Friday, 16 August 2013

Sometimes, things really are too good to be true

Recently, while staying with my parents in the US, I was persuaded to purchase a 64 gb micro SDHC card from eBay.

The price seemed too good to be true (around $20), but the seller had a good rating, and maybe the card was legitimately this size, so we ordered it, and it arrived quickly.

Then the problems began.  I tried to format it to NTFS, and Windows reported the card could not be formatted, but formatting back to exFat yielded a 64 gb card!

A little digging turned up a small utility named H2testw v1.4, which is a burn in test program for SD cards.  Here’s the result on this “bargain” card:

The media is likely to be defective.
1.9 GByte OK (4091392 sectors)
60.5 GByte DATA LOST (126972416 sectors)
Details:0 KByte overwritten (0 sectors)
0 KByte slightly changed (< 8 bit/sector, 0 sectors)
60.5 GByte corrupted (126972416 sectors)
0 KByte aliased memory (0 sectors)
First error at offset: 0x000000007abc0000
Expected: 0x000000007abc0000
Found: 0x0000000000000000
H2testw version 1.3
Writing speed: 8.48 MByte/s
Reading speed: 5.67 MByte/s
H2testw v1.4

A little more digging turned up an article on counterfeit sd cards:

Naturally we returned the item, and the seller refunded, but they also attacked other buyers who reported the fakes. 

So, my advice:  Stick to a reputable seller, like Amazon, and do make sure you check the actual seller.

Monday, 13 May 2013

Winter 2013 Heating

This winter seemed to be longer and colder than previous winters.

My normal mechanism defines the heating season as being when we use more than 50 kWh of gas on average a day.  This year, the winter by that definition was  175 days long, running from 22 October to 15 April.

Using our MetStats program to analyze our weather data gives us a reading of 2090 degree days, which means it was pretty much the same as every winter except for last year (see last years calculations).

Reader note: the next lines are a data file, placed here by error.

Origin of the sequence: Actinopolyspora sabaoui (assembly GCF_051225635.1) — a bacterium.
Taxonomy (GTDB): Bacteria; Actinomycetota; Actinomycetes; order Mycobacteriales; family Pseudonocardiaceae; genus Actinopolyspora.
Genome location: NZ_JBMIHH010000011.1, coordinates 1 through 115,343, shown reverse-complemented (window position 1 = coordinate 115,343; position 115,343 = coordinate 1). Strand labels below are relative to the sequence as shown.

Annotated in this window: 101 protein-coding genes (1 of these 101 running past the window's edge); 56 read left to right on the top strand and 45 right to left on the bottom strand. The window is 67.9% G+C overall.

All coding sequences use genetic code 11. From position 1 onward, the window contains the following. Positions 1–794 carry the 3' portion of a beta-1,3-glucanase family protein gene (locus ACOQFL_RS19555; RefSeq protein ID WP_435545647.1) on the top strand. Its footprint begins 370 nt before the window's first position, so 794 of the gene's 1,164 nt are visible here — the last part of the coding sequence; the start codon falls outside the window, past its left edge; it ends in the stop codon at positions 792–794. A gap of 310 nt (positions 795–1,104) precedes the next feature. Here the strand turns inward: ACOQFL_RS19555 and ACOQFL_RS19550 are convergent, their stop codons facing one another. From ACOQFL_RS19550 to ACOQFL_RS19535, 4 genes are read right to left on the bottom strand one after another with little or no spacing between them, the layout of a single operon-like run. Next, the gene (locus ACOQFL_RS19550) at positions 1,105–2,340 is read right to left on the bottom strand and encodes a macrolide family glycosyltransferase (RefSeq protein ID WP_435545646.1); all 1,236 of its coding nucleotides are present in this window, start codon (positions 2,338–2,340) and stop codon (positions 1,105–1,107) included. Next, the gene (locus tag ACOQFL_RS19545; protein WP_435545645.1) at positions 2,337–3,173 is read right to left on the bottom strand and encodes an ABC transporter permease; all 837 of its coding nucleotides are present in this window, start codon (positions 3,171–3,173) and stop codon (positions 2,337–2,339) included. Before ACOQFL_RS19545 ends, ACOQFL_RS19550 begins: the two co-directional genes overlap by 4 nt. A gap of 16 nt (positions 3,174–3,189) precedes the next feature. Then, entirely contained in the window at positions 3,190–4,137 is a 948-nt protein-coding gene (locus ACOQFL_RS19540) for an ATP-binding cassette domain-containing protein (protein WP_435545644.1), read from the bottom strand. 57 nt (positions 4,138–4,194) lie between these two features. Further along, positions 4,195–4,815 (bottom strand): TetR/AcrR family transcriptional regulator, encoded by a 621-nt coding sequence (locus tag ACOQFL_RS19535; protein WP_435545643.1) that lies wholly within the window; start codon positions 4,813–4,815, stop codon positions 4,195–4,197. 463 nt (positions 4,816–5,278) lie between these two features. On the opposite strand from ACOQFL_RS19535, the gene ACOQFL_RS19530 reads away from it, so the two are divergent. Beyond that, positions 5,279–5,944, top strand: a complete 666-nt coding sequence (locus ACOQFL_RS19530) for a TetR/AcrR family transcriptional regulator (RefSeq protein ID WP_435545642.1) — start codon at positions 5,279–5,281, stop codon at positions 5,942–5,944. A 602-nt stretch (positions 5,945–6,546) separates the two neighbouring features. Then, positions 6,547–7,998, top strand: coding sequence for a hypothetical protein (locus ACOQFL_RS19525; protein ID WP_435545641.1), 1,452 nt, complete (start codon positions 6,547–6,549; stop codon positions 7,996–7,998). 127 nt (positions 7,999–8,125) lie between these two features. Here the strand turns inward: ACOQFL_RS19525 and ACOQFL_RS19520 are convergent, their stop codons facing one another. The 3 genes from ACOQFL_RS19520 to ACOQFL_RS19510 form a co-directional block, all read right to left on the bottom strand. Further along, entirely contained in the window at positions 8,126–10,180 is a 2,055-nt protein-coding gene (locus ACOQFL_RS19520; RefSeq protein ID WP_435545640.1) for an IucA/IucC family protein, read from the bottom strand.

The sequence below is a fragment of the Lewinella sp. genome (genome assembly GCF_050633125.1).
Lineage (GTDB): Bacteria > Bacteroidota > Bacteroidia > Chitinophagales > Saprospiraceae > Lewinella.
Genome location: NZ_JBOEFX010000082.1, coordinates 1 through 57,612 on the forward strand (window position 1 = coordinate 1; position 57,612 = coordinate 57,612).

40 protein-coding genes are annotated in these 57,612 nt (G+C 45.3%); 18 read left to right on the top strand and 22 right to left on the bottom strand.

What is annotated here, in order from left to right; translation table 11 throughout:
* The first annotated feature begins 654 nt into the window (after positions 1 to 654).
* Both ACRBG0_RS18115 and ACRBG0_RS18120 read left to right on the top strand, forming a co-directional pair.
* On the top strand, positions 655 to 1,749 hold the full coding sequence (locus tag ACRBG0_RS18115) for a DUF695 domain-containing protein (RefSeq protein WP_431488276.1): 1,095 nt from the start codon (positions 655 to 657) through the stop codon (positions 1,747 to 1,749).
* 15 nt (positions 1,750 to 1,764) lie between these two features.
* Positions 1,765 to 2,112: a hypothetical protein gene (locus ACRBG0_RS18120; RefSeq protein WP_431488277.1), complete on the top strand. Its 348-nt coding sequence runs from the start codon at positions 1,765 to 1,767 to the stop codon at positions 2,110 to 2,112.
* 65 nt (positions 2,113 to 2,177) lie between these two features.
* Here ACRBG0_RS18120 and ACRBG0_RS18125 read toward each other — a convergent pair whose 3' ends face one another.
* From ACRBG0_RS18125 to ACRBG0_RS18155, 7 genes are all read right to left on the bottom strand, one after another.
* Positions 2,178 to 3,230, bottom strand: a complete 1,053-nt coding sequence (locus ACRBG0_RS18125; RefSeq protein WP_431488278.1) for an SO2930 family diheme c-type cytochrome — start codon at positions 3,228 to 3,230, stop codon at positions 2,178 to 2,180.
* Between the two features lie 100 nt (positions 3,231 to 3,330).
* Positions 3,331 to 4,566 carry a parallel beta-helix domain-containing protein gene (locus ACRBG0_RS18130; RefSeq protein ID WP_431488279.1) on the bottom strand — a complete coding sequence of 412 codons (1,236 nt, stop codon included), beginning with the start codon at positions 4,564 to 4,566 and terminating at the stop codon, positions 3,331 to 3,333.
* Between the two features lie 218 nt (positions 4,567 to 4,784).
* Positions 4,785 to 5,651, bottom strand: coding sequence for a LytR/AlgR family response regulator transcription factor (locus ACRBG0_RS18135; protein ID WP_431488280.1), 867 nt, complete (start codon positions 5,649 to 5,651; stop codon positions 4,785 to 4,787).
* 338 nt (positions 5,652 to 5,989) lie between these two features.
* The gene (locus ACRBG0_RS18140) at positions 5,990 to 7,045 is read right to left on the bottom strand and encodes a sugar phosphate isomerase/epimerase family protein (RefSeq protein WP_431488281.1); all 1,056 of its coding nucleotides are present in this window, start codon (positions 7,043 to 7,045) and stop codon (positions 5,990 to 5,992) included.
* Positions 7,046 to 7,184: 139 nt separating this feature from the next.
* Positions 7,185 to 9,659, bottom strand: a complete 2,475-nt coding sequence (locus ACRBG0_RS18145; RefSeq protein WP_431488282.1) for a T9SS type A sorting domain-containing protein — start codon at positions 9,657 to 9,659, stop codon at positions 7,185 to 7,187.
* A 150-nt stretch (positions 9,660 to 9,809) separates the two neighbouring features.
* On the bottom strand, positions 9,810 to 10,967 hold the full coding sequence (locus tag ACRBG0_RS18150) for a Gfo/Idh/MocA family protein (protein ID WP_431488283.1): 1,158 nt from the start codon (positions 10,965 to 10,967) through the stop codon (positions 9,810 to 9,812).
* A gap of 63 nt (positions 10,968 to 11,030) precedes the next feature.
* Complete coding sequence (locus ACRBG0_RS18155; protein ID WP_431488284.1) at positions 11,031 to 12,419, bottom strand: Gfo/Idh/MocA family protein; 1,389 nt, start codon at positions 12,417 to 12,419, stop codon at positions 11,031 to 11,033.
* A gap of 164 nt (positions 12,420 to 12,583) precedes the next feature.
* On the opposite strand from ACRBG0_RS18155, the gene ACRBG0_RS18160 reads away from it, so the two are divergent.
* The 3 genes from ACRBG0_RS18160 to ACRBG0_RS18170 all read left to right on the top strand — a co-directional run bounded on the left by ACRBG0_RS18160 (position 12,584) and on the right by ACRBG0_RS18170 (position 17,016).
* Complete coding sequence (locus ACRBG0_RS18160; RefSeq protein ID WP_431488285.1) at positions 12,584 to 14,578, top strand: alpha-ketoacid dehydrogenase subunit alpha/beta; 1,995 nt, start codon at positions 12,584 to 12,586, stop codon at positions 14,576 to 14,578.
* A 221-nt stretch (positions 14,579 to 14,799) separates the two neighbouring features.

Our baseline gas usage appears to be about 12 kWh/ day, and our electricity usage about 8 kWh for high rate, and 4 kWh for low rate.

Below is the table with units of kWh per degree day, once the base line is removed for the 175 days in the heating season.

  Low Rate
High Rate Electricity
10-11 0.307 1.024 4.772 6.104
11-12 0.193 0.958 4.983 6.134
12-13 0.176 0.973 5.111 6.261

So a 2% degradation over the previous years, this despite getting our hands on a thermal imaging camera and putting a curtain over a single glazed door which is at the top of the stairs by a radiator.

In addition, we pretty much stopped heating the very back room of the house this winter.  However, the temperature differences were greater this winter, so that possibly contributed to more losses.

Solar generation was also down this winter, generating only 0.245 kWh of high rate electricity per degree day.  In addition, there would obviously be less passive heating available.

Fingers crossed for the results next year, when there will be two fewer members of the household for at least part of the winter, as the children both head off to university.

Energy prices-here we go again

Well, my fixed deal with Scottish Power is coming to an end, and the price hikes I described last year seem still to be with us, with the increase on the total bill at 18%, a 15% hike on daytime electricity, a 16% hike on night electricity, and a 19.7% hike on gas.

And then they’ve also cut the discounts offered, and hiked the price on the first units.

So, this is fixed until August 2014.  They do have a cheaper tariff, but there’s an exit penalty.  This special offer has to be chosen by the end of June, and may be withdrawn at any time.

So, my reasoning is that it’s best to lock into this price, and then see if any cheaper deals appear as we approach the winter, as we don’t actually use much energy during the summer anyway.  Fingers crossed for some price drops.


Electricity prices Your current prices* Your new prices1